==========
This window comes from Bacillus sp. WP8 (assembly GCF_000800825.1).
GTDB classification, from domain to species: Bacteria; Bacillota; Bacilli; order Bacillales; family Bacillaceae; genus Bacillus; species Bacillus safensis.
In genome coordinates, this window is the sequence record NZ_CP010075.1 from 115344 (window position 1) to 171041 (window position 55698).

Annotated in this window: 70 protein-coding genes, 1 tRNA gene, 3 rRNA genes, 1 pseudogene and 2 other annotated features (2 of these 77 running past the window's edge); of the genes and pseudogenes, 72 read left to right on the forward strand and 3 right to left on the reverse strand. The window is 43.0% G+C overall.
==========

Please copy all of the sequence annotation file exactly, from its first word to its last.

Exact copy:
This window comes from Bacillus sp. WP8 (assembly GCF_000800825.1).
GTDB classification, from domain to species: Bacteria; Bacillota; Bacilli; order Bacillales; family Bacillaceae; genus Bacillus; species Bacillus safensis.
In genome coordinates, this window is the sequence record NZ_CP010075.1 from 115344 (window position 1) to 171041 (window position 55698).

Annotated in this window: 70 protein-coding genes, 1 tRNA gene, 3 rRNA genes, 1 pseudogene and 2 other annotated features (2 of these 77 running past the window's edge); of the genes and pseudogenes, 72 read left to right on the forward strand and 3 right to left on the reverse strand. The window is 43.0% G+C overall.